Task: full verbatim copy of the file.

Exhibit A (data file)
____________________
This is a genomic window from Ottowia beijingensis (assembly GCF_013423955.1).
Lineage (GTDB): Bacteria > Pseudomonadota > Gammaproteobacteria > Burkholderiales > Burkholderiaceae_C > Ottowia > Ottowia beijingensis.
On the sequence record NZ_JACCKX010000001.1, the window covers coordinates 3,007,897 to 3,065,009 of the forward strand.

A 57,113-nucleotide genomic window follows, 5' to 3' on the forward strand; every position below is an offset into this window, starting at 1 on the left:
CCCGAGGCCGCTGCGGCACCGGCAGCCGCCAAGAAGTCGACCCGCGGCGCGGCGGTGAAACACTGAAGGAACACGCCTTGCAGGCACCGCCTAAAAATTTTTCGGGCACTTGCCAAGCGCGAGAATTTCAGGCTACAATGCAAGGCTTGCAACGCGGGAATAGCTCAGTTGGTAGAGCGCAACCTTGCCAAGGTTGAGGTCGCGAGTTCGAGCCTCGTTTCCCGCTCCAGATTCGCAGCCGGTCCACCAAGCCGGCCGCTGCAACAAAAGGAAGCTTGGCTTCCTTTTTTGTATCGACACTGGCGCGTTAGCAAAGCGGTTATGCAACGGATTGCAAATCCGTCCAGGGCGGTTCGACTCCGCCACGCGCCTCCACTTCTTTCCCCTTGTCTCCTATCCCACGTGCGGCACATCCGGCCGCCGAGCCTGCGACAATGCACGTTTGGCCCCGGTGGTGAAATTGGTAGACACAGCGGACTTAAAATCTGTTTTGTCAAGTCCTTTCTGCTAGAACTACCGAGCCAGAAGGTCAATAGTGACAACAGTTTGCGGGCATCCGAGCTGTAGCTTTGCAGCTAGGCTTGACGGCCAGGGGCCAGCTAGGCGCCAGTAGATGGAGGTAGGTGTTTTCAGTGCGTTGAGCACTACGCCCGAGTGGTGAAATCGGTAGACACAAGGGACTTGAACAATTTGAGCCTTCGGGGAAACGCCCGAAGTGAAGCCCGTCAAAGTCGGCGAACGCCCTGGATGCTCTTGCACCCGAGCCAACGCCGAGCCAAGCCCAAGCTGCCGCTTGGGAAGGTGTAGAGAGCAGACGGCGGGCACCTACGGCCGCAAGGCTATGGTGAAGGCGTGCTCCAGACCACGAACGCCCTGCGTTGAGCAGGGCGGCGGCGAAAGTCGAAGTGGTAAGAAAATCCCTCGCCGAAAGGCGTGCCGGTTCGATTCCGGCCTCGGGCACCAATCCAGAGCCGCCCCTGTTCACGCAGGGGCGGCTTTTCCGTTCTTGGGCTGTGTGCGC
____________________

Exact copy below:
This is a genomic window from Ottowia beijingensis (assembly GCF_013423955.1).
Lineage (GTDB): Bacteria > Pseudomonadota > Gammaproteobacteria > Burkholderiales > Burkholderiaceae_C > Ottowia > Ottowia beijingensis.
On the sequence record NZ_JACCKX010000001.1, the window covers coordinates 3,007,897 to 3,065,009 of the forward strand.

A 57,113-nucleotide genomic window follows, 5' to 3' on the forward strand; every position below is an offset into this window, starting at 1 on the left:
CCCGAGGCCGCTGCGGCACCGGCAGCCGCCAAGAAGTCGACCCGCGGCGCGGCGGTGAAACACTGAAGGAACACGCCTTGCAGGCACCGCCTAAAAATTTTTCGGGCACTTGCCAAGCGCGAGAATTTCAGGCTACAATGCAAGGCTTGCAACGCGGGAATAGCTCAGTTGGTAGAGCGCAACCTTGCCAAGGTTGAGGTCGCGAGTTCGAGCCTCGTTTCCCGCTCCAGATTCGCAGCCGGTCCACCAAGCCGGCCGCTGCAACAAAAGGAAGCTTGGCTTCCTTTTTTGTATCGACACTGGCGCGTTAGCAAAGCGGTTATGCAACGGATTGCAAATCCGTCCAGGGCGGTTCGACTCCGCCACGCGCCTCCACTTCTTTCCCCTTGTCTCCTATCCCACGTGCGGCACATCCGGCCGCCGAGCCTGCGACAATGCACGTTTGGCCCCGGTGGTGAAATTGGTAGACACAGCGGACTTAAAATCTGTTTTGTCAAGTCCTTTCTGCTAGAACTACCGAGCCAGAAGGTCAATAGTGACAACAGTTTGCGGGCATCCGAGCTGTAGCTTTGCAGCTAGGCTTGACGGCCAGGGGCCAGCTAGGCGCCAGTAGATGGAGGTAGGTGTTTTCAGTGCGTTGAGCACTACGCCCGAGTGGTGAAATCGGTAGACACAAGGGACTTGAACAATTTGAGCCTTCGGGGAAACGCCCGAAGTGAAGCCCGTCAAAGTCGGCGAACGCCCTGGATGCTCTTGCACCCGAGCCAACGCCGAGCCAAGCCCAAGCTGCCGCTTGGGAAGGTGTAGAGAGCAGACGGCGGGCACCTACGGCCGCAAGGCTATGGTGAAGGCGTGCTCCAGACCACGAACGCCCTGCGTTGAGCAGGGCGGCGGCGAAAGTCGAAGTGGTAAGAAAATCCCTCGCCGAAAGGCGTGCCGGTTCGATTCCGGCCTCGGGCACCAATCCAGAGCCGCCCCTGTTCACGCAGGGGCGGCTTTTCCGTTCTTGGGCTGTGTGCGC